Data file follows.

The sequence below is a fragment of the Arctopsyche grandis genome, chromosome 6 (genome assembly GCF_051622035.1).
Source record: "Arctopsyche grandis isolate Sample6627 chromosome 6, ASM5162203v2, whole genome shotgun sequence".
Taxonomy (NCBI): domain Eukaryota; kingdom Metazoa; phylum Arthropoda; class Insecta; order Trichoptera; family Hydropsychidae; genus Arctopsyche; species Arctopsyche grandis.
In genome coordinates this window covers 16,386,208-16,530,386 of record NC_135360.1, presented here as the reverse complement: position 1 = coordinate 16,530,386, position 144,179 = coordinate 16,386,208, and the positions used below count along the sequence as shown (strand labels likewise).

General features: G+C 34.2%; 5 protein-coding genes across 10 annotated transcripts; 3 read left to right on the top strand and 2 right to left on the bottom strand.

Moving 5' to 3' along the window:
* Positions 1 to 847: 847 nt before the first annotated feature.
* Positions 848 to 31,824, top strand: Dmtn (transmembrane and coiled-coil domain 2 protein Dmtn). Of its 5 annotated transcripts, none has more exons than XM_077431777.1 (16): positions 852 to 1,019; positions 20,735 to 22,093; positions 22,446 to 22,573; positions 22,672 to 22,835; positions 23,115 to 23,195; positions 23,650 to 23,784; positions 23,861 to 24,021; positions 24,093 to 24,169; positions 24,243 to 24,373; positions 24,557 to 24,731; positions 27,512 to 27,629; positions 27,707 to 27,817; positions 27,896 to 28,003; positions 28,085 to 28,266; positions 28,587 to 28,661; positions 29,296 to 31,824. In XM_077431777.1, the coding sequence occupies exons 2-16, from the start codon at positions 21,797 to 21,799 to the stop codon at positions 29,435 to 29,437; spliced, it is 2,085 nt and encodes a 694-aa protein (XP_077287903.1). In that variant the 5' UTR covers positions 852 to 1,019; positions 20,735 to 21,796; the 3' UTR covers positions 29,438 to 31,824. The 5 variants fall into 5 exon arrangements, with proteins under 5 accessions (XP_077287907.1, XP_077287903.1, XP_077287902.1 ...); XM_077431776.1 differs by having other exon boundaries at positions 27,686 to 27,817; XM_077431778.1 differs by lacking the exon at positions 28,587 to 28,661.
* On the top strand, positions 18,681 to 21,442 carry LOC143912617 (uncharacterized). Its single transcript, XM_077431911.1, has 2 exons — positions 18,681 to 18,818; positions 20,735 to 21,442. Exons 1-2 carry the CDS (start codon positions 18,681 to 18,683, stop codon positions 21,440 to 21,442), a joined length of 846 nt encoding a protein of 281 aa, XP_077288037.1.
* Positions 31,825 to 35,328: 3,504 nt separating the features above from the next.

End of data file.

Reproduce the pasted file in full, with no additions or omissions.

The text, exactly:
The sequence below is a fragment of the Arctopsyche grandis genome, chromosome 6 (genome assembly GCF_051622035.1).
Source record: "Arctopsyche grandis isolate Sample6627 chromosome 6, ASM5162203v2, whole genome shotgun sequence".
Taxonomy (NCBI): domain Eukaryota; kingdom Metazoa; phylum Arthropoda; class Insecta; order Trichoptera; family Hydropsychidae; genus Arctopsyche; species Arctopsyche grandis.
In genome coordinates this window covers 16,386,208-16,530,386 of record NC_135360.1, presented here as the reverse complement: position 1 = coordinate 16,530,386, position 144,179 = coordinate 16,386,208, and the positions used below count along the sequence as shown (strand labels likewise).

General features: G+C 34.2%; 5 protein-coding genes across 10 annotated transcripts; 3 read left to right on the top strand and 2 right to left on the bottom strand.

Moving 5' to 3' along the window:
* Positions 1 to 847: 847 nt before the first annotated feature.
* Positions 848 to 31,824, top strand: Dmtn (transmembrane and coiled-coil domain 2 protein Dmtn). Of its 5 annotated transcripts, none has more exons than XM_077431777.1 (16): positions 852 to 1,019; positions 20,735 to 22,093; positions 22,446 to 22,573; positions 22,672 to 22,835; positions 23,115 to 23,195; positions 23,650 to 23,784; positions 23,861 to 24,021; positions 24,093 to 24,169; positions 24,243 to 24,373; positions 24,557 to 24,731; positions 27,512 to 27,629; positions 27,707 to 27,817; positions 27,896 to 28,003; positions 28,085 to 28,266; positions 28,587 to 28,661; positions 29,296 to 31,824. In XM_077431777.1, the coding sequence occupies exons 2-16, from the start codon at positions 21,797 to 21,799 to the stop codon at positions 29,435 to 29,437; spliced, it is 2,085 nt and encodes a 694-aa protein (XP_077287903.1). In that variant the 5' UTR covers positions 852 to 1,019; positions 20,735 to 21,796; the 3' UTR covers positions 29,438 to 31,824. The 5 variants fall into 5 exon arrangements, with proteins under 5 accessions (XP_077287907.1, XP_077287903.1, XP_077287902.1 ...); XM_077431776.1 differs by having other exon boundaries at positions 27,686 to 27,817; XM_077431778.1 differs by lacking the exon at positions 28,587 to 28,661.
* On the top strand, positions 18,681 to 21,442 carry LOC143912617 (uncharacterized). Its single transcript, XM_077431911.1, has 2 exons — positions 18,681 to 18,818; positions 20,735 to 21,442. Exons 1-2 carry the CDS (start codon positions 18,681 to 18,683, stop codon positions 21,440 to 21,442), a joined length of 846 nt encoding a protein of 281 aa, XP_077288037.1.
* Positions 31,825 to 35,328: 3,504 nt separating the features above from the next.